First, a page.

1504 John Whyte (scribe in the chancery of James IV) is vicar, followed in 1510 by James Cottis (papal acolyte).(17)

#1504 (25 Apr) John White swaps vicarage in favour of James Levingstone (parson of Pettcokkis), (seers).(18)

Post-medieval

Books of assumption of thirds of benefices and Accounts of the collectors of thirds of benefices: The Parish church parsonage with Newbattle, set for £80. Vicarage held by John Laing, value £33 6s 8d; complains that much of this value came from corpse presents etc.(19)

Account of Collectors of Thirds of Benefices (G. Donaldson): Third of vicarage £8 19s 9 1/3d.(20)

1567 Collation of John Hamilton, monk of Paisley, to the vicarage of Bathgate, presented by archbishop of St Andrews.(21)

1577 David Heryne described as ‘living at the kirk of Bathgate’.(22)

1593 (3 Oct) Presbytery of Linlithgow criticised for their negligence which has allowed the church of Bathgate to be without a minister [reason given that James Hamilton had been due to move from Kirknewton but that the abbey of Newbattle had refused to institute him without  special conditions regarding feud lands].(23) Long running problems replacing minister; eventually George Inglis instituted in 1595.(24)

1596 (28 Apr) Request made by the parishioners of Bathgate to the presbytery of Linlithgow, (forwarded to Synod of Lothian and Tweedale) that they crave the transportation of their parish church from out of the place where it stands to the town of Bathgate. Synod remits the decision to the presbytery.(25)

1620 (9 Aug) Visitation of the church by the Presbytery of Linlithgow finds the minister (James Simpson) to be competent, also reports that the choir of the kirk was ruinous and down, the minister also complains that the manse and gleib are insufficient. The kirk session ordained to re-edify the church and look into the state of gleib and manse.(26)

1630 (30 Mar) Supplication by the parishioners to the Presbytery of Linlithgow for the transportation of their kirk to the town of Bathgate, alleging it to be a place more commodious. The brethren ordain a visitation to be held to discuss the issue.(27) The subsequent visitation (10 Aug 1630) orders the fabric of the church to be repaired, that the kirk to be enlarged by (re)building the choir, for which repair the gentlemen of the parish reported that they would take order. The kirk yard dykes are also to be built.(28)

1634 (23 Mar) The session having considered the ruins of the kirk dykes, has decided to demolish them and build new ones (heritors to pay).(29)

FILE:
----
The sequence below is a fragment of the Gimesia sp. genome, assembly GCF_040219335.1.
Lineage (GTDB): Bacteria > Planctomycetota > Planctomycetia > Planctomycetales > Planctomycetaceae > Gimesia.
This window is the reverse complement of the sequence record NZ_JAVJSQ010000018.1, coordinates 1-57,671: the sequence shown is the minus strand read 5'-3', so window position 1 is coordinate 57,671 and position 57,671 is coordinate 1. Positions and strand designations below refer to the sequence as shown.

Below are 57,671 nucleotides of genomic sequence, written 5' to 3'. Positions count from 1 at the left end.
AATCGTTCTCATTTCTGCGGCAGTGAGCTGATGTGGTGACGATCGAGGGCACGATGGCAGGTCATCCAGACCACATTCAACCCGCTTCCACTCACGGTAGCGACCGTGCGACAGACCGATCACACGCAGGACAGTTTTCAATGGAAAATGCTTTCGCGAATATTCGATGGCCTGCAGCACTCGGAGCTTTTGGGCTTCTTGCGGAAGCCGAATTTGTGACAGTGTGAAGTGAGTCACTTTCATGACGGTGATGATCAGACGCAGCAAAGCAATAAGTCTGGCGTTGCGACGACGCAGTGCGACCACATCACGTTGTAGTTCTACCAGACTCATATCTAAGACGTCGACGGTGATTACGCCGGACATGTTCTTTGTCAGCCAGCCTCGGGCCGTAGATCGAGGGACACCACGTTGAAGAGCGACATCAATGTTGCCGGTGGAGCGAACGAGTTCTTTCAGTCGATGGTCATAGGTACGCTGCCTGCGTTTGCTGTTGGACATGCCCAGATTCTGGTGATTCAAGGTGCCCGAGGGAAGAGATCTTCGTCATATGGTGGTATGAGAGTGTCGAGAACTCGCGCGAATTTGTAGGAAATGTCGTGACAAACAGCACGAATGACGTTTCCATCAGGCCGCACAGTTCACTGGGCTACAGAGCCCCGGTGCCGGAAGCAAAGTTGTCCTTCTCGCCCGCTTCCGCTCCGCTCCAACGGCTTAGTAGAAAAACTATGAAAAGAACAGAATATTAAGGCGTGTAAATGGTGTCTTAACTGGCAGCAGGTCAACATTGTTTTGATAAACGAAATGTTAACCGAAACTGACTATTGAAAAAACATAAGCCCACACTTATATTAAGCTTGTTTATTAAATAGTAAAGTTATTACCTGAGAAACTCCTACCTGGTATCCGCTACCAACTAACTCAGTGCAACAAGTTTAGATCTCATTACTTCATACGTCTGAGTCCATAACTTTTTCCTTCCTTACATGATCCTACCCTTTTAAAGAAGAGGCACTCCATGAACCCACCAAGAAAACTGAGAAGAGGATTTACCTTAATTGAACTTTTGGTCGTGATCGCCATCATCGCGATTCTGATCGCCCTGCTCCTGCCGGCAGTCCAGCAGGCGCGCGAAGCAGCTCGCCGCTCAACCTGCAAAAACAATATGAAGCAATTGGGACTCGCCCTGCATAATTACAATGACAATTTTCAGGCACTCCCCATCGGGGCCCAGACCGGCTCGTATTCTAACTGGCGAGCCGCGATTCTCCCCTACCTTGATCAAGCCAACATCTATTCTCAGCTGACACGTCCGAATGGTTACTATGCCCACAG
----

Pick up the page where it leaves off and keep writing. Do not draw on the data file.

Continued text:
1643 (21 May) That day Thomas Bell was charged for his negligence in not repairing of the kirk according to his promise - he answered that he was not able to repair it yearly for so small a sum. (Bell promised to do this year but would have nothing to do with them today).(30)

1644 (17 Oct) Andrew Fleming contracted by the session for repairs to the kirk and its windows. On the same day they did a deal with Thomas Bell to continue his earlier contract for annual repairs.(31)

1661 (10 Apr) Visitation of Bathgate by the Presbytery of Linlithgow orders the heritors and elders to see to the ministers stipend and to the fabric of the church and repair thereof with all speed.(32)

1684 (9 July) Visitation of the church by the Presbytery of Linlithgow notes that the fabric of the church stands in need of reparation, which the heritors promised to do.(33)

1736 (4 Feb) Report of the committee sent to the church by the Presbytery. They declare that the roof would be of no use and it would be as chargeable to repair the walls and shaping the necessary would be as to build it anew.(34)

1738 (18 Oct) Mr Blackwell presented to the presbytery that the church of Bathgate was in a ruinous condition. A further committee ordered to be appointed to visit the church. On 2 Nov the presbytery notes that a decision had been taken to purchase a new piece of land from the Laird of Marjoriebanks and thereon to erect a new church.(35)

1738 (29 Nov) A further meeting of the heritors notes that inconvenience of the current situation of the church-that the walls to the foundation are ruinous, that it would be more practical to build a new church than repair the old  one (and the new one to be cited in a more commodious location). Decision taken to build it on ‘the ground at the head of the town, lately in the possession of William Peden and Alex Cairns.(36)

#1739 [no further references to the new church in the presbytery or kirk session records]

Statistical Account of Scotland (Rev Walter Jardine, 1792); ‘The church was built in 1739’.(37)

New Statistical Account of Scotland (Rev Samuel Marton): [Nothing to add to above account, neither mentions church buildings older than 1739]

Notes

1. Cowan, The parishes of medieval Scotland, 15.

2. Holyrood Liber, App ii, no. 1.

3. RRS, i, no. 199.

4. Scotia Pontifica, no. 53.

5. Holyrood Liber, no. 13.

6. RRS, ii, no 39, Holyrood Liber, no. 27.